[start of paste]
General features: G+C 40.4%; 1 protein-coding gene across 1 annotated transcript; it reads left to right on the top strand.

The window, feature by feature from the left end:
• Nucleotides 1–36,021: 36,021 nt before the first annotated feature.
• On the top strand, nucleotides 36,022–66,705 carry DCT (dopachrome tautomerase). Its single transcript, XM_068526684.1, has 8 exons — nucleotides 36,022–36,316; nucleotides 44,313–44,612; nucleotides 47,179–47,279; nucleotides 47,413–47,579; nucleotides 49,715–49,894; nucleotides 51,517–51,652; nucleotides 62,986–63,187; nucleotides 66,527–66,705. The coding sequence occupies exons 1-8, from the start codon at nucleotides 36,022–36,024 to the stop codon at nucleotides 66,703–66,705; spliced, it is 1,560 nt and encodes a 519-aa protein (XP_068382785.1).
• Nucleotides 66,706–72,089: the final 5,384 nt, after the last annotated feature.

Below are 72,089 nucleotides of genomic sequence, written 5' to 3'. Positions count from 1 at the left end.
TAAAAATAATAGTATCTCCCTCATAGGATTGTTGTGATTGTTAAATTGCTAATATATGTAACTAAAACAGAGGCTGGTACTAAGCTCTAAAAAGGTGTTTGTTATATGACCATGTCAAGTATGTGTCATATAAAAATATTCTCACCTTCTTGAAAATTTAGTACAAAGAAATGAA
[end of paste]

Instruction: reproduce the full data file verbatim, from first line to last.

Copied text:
General features: G+C 40.4%; 1 protein-coding gene across 1 annotated transcript; it reads left to right on the top strand.

The window, feature by feature from the left end:
• Nucleotides 1–36,021: 36,021 nt before the first annotated feature.
• On the top strand, nucleotides 36,022–66,705 carry DCT (dopachrome tautomerase). Its single transcript, XM_068526684.1, has 8 exons — nucleotides 36,022–36,316; nucleotides 44,313–44,612; nucleotides 47,179–47,279; nucleotides 47,413–47,579; nucleotides 49,715–49,894; nucleotides 51,517–51,652; nucleotides 62,986–63,187; nucleotides 66,527–66,705. The coding sequence occupies exons 1-8, from the start codon at nucleotides 36,022–36,024 to the stop codon at nucleotides 66,703–66,705; spliced, it is 1,560 nt and encodes a 519-aa protein (XP_068382785.1).
• Nucleotides 66,706–72,089: the final 5,384 nt, after the last annotated feature.

Below are 72,089 nucleotides of genomic sequence, written 5' to 3'. Positions count from 1 at the left end.
TAAAAATAATAGTATCTCCCTCATAGGATTGTTGTGATTGTTAAATTGCTAATATATGTAACTAAAACAGAGGCTGGTACTAAGCTCTAAAAAGGTGTTTGTTATATGACCATGTCAAGTATGTGTCATATAAAAATATTCTCACCTTCTTGAAAATTTAGTACAAAGAAATGAA